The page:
The year 2020 was dominated more by setbacks and reversals than positive news so it was perhaps unsurprising that so many column inches were devoted to the smaller number of ‘wins’ recorded in that period.
Not least among these was the much-heralded news that the UK’s renewable electricity supply had outdone the contribution from fossil sources over the entire 12-month cycle.
And across much of the world’s leading economies, corporations are vying to declare their green credentials and commitment to environmentally-friendly fuel, energy and carbon footprint-conscious standards.
Process industry giant Honeywell recently declared its intention to achieve carbon neutrality in just 14 years from now, investing further in energy saving projects, conversion to renewables capital improvements and carbon credits.
It is part of a process already 17 years old that Honeywell says has seen a 90% reduction in the greenhouse gas intensity of its operations and sites; with more than 5,700 sustainability projects launched in the last decade that have had the net effect of cost savings of an estimated $100 million a year.
If we want to enable net zero by 2050 then we cannot afford to wait, and that’s why we have adopted a ‘trial by doing’ approach
Sotiris Georgiopoulo, head of smart grid, UK Power Networks
It is no slight to modern industry to suggest that a significant component of its green crusade is brand focused. While such aspects have always mattered, their significance has grown in the era of social media and lightning communication when reputations can be speedily built and ruined.
The benefits of transformation in terms of brand image are clearcut and relatively easy to realise; the practicalities of creating a new economic model without losing the useful aspects of legacy operations perhaps are more challenging.
Take, for example, the development of the hydrogen economy, increasingly seen as a vital component that will underpin the move to a new energy order. Simon Barnes, author of a recent University of Kent study on hydrogen demand in the south east presented to Parliament, describes the scale of growth required.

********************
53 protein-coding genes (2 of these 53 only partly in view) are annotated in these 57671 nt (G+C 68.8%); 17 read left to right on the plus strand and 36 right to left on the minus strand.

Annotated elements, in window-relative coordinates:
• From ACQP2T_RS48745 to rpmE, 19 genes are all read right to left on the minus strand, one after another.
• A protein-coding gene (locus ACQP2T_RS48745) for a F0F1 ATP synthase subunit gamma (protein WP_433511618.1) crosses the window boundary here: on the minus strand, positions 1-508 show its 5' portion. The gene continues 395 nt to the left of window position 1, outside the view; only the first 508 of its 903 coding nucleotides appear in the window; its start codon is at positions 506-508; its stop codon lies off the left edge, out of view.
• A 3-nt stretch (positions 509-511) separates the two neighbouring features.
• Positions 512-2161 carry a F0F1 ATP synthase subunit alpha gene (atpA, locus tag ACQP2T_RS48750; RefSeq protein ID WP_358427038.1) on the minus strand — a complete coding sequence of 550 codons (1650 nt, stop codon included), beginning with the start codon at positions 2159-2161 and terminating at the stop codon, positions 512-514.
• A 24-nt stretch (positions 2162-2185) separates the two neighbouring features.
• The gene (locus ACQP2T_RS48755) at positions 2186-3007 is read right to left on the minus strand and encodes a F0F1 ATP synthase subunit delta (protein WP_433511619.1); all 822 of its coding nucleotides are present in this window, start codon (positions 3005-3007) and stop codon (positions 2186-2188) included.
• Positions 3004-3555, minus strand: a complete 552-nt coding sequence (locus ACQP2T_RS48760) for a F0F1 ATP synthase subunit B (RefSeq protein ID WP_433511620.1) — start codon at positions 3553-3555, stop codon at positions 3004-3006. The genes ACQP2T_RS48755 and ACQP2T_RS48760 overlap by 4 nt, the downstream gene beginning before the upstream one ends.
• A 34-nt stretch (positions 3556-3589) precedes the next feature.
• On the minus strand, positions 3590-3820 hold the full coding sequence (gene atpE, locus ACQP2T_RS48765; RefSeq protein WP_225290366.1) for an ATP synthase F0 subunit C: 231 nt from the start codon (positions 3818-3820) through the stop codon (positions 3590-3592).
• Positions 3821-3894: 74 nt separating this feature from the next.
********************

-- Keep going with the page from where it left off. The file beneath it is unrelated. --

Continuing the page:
Using the example of Kent and the wider south east, hydrogen is, he says, is a ‘prime tool’ in efforts to achieve the net zero carbon target, but it must first be harnessed.
“According to a range of estimates (from the Hydrogen Council, the European Union, etc), hydrogen could make up to between 15%-20% of our energy demand by 2050 – a figure supported by research undertaken here at the University of Kent.
“Our recent report, accepted as Written Evidence by the House of Commons Science and Technology Committee, states that by 2050 London, Kent and Essex could need between 800,000 and 1.25 million tonnes a year of hydrogen to satisfy demand at this level. To put this into perspective, production capacity for the region is currently just 3,500 tonnes per annum.”
Yet the scale of the investment commitments required for renewable energy transformation is as much an opportunity as a challenge, increasing the need for collaborative ventures and opening up lateral markets to companies seeking to diversify revenue streams.
On the international stage, consulting and engineering company Wood launched a three-year engineering agreement with NEL Hydrogen. Wood’s project execution expertise supporting NEL’s delivery of large-scale green hydrogen production plants and transition towards an integrated, lower carbon future.
Within the UK the South Coast Regional Development Programme has been founded as what its partners claim is the country’s first coordinated system to boost renewable energy.
A collaboration between National Grid Electricity System Operator, National Grid Electricity Transmission and UK Power Networks – the first distribution network operator to use the set-up – the system is to be introduced to other participating networks this year.
While the South Coast region boasts significant amounts of renewable energy generation, a nuclear power station and interconnecting cables to Europe, this creates challenges for transmission and distribution companies managing electricity flows. The new system will directly connect the local networkoperator’s control room with that of the national system operator, providing greater visibility and control to ensure balance, and will enable up to 600MW of distributed energy resources to be connected in the region.
Head of smart grid at UK Power Networks, Sotiris Georgiopoulos explains: “If we want to enable net zero by 2050 then we cannot afford to wait, and that’s why we have adopted a ‘trial by doing’ approach, working closely with the national transmission system operator to deliver cost-effective solutions.